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plant identification

Posted by new_gardener_2010 5 (My Page) on
Mon, Apr 1, 13 at 13:40

Does anyone know what type of climbing hydrangea this is?
I have been unable to identify it and can't find anything else like it online.

I'm hoping to grow it on a backyard fence.

Here is a link that might be useful: Pinterest

This post was edited by new_gardener_2010 on Mon, Apr 1, 13 at 13:41


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RE: plant identification

Most of the ones I've seen on line are more like the lacy version.

This post was edited by new_gardener_2010 on Mon, Apr 1, 13 at 13:52


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RE: plant identification

First, it is not a hydrangea. It is a type of snowball viburnum (pleated leaves are a distinct characteristic), of which there are several types. These are not climbers but shrubs and sometimes quite large ones. As best as I can tell from the photo, this is planted in some sort of elevated container and allowed to cascade over the railing. Also appears to be in quite a lot of shade, which might explain this very lax habit.

FWIW, all climbing hydrangeas have lacecap type flowers.

Here is a link that might be useful: snowball viburnum


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RE: plant identification

Thank you very much! It was posted as such on Pinterest.
Goes to show you can't believe everything you read on the internet.


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RE: plant identification

How true, new_gardener_2010. Reminds me of a State Farm TV commercial currently airing in which a girl tells a friend that she believes anything said on the Internet. Her boyfriend was "found" on the Internet too and she likes him because he said he is French Model in the Internet. After all, you cannot put something on the Internet that is not true" to which her boyfriend replied 'Bonjour' with a non-French accent. Ha! LOL!!!

To keep this gardening related, I also agree with gardengal. I just saw a snowball vibirnum blooming at the Dallas Arboretum last weekend. I admit I did a double take, as I do every year when I see it again there. Definitely can be confusing but, it is way too early for most (all?) hydrangeas grown in the ground to be blooming in March or early April. Hydrangea blooms may be in the broccoli stage now in the southernmost gardens. Over here in my zone, most hydrangeas are leafing out although I have one doing "the broccoli thing".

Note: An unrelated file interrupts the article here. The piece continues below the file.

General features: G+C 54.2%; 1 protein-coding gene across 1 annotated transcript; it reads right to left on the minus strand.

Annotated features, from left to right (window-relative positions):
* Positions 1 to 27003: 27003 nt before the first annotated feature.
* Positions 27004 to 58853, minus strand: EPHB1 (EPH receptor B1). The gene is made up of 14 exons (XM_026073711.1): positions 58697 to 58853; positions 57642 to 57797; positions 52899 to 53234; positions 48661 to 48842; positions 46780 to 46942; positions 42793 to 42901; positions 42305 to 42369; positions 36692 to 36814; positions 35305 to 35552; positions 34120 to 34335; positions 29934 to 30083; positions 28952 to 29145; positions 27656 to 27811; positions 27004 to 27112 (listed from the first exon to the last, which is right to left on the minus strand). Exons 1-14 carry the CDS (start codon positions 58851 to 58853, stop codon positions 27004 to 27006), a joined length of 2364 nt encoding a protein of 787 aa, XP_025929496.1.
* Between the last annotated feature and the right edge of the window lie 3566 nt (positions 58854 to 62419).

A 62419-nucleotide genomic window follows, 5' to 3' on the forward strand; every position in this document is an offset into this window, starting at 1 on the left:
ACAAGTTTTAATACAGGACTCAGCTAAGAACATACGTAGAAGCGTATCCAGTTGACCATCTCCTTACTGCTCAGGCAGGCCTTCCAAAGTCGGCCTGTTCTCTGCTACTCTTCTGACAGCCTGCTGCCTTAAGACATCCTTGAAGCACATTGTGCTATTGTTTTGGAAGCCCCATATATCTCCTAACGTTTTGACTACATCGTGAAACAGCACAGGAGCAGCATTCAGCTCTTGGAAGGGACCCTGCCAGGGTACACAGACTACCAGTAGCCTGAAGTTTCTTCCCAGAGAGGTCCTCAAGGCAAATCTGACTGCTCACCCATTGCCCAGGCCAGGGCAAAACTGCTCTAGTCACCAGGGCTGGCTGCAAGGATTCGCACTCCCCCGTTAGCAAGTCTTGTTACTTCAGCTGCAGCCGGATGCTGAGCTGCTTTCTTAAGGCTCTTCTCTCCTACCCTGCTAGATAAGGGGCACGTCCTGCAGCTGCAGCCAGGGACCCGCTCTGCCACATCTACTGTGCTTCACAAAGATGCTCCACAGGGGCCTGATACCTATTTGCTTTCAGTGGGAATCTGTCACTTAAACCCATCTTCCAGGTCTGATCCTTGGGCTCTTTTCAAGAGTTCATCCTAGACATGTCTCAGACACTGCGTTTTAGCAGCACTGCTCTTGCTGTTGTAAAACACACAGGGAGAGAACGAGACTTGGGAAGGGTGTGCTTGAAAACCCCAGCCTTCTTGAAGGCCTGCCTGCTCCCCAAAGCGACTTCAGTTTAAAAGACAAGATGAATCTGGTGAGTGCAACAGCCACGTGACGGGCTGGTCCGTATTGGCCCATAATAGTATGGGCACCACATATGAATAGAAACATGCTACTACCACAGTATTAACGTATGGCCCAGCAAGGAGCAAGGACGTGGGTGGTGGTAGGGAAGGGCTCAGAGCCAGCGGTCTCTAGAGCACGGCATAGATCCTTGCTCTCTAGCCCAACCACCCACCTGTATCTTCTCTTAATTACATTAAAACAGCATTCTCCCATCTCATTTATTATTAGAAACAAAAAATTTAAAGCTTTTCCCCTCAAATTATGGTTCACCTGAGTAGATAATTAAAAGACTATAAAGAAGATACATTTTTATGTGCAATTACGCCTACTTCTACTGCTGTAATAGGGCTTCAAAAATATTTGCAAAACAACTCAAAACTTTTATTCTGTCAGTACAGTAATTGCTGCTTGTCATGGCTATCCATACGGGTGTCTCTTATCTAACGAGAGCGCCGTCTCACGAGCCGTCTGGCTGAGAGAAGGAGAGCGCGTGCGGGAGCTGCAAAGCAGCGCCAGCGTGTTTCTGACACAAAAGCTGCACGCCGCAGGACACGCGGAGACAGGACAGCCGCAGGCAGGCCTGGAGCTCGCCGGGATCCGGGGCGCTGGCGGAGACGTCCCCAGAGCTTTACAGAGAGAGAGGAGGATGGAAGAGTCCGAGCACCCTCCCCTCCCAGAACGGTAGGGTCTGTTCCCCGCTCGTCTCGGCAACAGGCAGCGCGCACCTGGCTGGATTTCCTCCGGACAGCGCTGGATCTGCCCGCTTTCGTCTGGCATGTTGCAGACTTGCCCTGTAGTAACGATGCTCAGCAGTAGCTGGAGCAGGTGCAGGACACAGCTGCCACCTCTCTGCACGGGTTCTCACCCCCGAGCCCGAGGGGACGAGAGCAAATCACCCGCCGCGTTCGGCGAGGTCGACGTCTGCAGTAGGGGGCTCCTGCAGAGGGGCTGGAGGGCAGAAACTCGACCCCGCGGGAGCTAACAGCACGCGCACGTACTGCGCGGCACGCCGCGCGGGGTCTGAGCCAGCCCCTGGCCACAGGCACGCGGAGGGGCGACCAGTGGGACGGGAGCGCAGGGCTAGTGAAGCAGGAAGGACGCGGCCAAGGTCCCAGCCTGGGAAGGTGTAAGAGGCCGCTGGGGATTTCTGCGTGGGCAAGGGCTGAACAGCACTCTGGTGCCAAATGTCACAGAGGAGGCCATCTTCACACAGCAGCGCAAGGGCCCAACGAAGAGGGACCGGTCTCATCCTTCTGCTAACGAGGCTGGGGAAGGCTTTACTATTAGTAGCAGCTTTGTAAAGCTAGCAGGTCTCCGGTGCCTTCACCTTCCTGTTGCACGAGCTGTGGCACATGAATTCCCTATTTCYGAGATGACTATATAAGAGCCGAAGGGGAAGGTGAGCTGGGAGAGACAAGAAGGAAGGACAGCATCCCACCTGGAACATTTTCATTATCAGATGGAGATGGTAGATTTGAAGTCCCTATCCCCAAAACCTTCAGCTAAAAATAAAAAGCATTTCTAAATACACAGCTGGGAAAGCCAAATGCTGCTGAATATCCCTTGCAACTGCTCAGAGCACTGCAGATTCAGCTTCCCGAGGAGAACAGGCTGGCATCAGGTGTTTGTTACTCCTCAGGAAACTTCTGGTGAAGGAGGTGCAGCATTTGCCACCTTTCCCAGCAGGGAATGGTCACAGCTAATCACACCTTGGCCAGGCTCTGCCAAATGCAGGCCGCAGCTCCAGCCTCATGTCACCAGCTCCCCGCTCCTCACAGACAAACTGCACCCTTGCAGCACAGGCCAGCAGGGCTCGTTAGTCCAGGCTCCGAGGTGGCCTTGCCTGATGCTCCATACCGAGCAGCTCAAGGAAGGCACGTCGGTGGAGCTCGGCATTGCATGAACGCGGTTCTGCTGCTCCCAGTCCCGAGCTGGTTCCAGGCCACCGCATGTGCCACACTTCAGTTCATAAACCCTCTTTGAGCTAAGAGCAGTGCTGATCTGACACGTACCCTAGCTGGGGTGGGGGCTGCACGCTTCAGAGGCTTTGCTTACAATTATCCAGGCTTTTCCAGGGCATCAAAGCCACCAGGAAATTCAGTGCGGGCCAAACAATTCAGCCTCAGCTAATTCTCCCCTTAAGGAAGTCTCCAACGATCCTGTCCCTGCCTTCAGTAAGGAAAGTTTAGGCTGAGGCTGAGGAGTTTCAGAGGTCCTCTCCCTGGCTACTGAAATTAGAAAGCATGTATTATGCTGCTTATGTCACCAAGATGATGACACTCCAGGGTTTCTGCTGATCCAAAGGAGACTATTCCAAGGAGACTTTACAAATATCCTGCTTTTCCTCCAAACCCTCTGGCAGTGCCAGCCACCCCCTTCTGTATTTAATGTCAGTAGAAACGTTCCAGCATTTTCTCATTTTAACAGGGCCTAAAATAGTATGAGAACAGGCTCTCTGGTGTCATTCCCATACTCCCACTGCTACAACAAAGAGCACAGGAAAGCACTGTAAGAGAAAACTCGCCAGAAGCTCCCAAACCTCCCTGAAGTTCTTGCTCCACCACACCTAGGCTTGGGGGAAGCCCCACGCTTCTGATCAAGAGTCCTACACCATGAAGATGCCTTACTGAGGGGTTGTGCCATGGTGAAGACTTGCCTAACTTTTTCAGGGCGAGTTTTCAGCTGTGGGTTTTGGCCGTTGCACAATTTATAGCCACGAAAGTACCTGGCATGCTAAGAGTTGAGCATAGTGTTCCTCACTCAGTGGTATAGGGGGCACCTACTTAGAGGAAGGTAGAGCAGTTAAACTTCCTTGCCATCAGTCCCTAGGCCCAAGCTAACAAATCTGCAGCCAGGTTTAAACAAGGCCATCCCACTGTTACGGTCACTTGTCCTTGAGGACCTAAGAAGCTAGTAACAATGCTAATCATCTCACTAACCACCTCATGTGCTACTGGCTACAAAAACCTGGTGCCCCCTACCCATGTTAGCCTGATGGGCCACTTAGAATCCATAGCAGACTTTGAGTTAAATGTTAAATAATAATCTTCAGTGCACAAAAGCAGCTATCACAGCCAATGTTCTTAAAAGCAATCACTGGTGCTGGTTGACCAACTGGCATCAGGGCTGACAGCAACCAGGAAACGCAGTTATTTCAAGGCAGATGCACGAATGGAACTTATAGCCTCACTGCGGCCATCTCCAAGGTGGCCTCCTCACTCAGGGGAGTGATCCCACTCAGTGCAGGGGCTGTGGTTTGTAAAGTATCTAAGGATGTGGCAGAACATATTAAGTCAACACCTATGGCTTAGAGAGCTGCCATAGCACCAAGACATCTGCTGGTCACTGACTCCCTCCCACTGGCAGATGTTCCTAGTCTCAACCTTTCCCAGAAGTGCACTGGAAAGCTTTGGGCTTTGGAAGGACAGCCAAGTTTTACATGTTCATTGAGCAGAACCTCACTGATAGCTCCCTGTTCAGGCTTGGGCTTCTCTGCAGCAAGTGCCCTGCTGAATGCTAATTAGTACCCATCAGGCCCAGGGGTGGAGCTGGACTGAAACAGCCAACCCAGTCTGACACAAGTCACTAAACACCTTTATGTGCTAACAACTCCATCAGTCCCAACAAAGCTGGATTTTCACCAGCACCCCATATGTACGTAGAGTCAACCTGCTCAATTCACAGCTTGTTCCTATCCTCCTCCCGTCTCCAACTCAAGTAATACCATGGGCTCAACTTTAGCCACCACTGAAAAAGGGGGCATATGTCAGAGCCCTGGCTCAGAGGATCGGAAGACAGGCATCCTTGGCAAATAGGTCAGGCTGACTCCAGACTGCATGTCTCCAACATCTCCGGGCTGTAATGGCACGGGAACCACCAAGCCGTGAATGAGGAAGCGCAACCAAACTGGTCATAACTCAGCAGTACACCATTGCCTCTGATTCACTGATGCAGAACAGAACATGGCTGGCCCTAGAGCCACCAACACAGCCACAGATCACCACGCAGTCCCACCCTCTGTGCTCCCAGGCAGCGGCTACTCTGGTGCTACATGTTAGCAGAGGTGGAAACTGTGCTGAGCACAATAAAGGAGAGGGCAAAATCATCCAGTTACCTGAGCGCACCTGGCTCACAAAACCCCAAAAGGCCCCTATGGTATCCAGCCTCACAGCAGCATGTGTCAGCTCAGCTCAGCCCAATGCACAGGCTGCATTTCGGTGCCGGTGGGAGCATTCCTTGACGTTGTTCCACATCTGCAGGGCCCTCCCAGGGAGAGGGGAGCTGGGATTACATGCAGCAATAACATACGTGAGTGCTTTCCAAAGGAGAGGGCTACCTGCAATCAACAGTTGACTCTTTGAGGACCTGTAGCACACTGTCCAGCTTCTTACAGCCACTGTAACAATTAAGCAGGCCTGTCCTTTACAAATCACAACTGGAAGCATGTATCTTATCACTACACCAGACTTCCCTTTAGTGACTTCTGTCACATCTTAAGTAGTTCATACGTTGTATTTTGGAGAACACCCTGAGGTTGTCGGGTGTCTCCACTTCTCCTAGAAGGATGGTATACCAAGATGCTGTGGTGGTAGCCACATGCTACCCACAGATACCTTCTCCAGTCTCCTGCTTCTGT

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RE: plant identification

Hi Luis, Haha, that sounds like a great commercial! And you told the story so well. At least I was able to post a correction on the page where I found that picture so that others won't be confused as well.

Now that I've seen the link from gardengal48 I think the plant would be too big for the space I have. Darn it. It's so nice!

I do have quite a few hydrangeas though. My climber is only 3 years old and hasn't really decide to leap yet. I've left lots of room for it but it could be a while before it really starts to expand. Last year I had a single bloom so I guess it's coming along.

We've had a really cold spring up here in Ontario (zone 5) so no leafing out yet on any. There were still snow flurries yesterday. Boy, I'm so chomping the bit to get out there in garden!


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RE: plant identification

Wow. The mild winter in this area this year allowed my Flowering Quince to start blooming in mid January so hearing about your lack of leaf out is quite a shock! Most of the potted plants went outside about a month ago and I almost panicked two weeks ago because the temps were expected to get cold with dips to 30 and 32.


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RE: plant identification

Haha, had to reply to tell you about our snow and ice storm this week Luis. There was just a touch of what you called leaf out on my hydrangeas before the storm hit. I sure hope they are alright. They had a heck of a time last year with this wonderful Toronto weather.


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RE: plant identification

Oh no. We had a wild day a couple of nights ago too. The weather service said frost and 32 degrees for that evening and I found out after 7pm! All the pots I have are large and heavy and would have appreciated more of a warning! Hee hee hee! Luckily we bottomed out way above freezing and had no frost. I am glad they were wrong this time!


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